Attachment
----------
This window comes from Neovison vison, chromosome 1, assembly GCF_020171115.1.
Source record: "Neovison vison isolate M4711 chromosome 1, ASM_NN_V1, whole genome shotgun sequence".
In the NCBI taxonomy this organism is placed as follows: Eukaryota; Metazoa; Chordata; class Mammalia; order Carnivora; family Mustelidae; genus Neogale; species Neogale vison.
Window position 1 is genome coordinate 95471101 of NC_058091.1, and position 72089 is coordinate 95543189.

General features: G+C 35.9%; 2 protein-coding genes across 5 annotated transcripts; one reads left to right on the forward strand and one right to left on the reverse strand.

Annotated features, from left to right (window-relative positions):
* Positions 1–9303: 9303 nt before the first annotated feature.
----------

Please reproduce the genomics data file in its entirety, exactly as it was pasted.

This window comes from Neovison vison, chromosome 1, assembly GCF_020171115.1.
Source record: "Neovison vison isolate M4711 chromosome 1, ASM_NN_V1, whole genome shotgun sequence".
In the NCBI taxonomy this organism is placed as follows: Eukaryota; Metazoa; Chordata; class Mammalia; order Carnivora; family Mustelidae; genus Neogale; species Neogale vison.
Window position 1 is genome coordinate 95471101 of NC_058091.1, and position 72089 is coordinate 95543189.

General features: G+C 35.9%; 2 protein-coding genes across 5 annotated transcripts; one reads left to right on the forward strand and one right to left on the reverse strand.

Annotated features, from left to right (window-relative positions):
* Positions 1–9303: 9303 nt before the first annotated feature.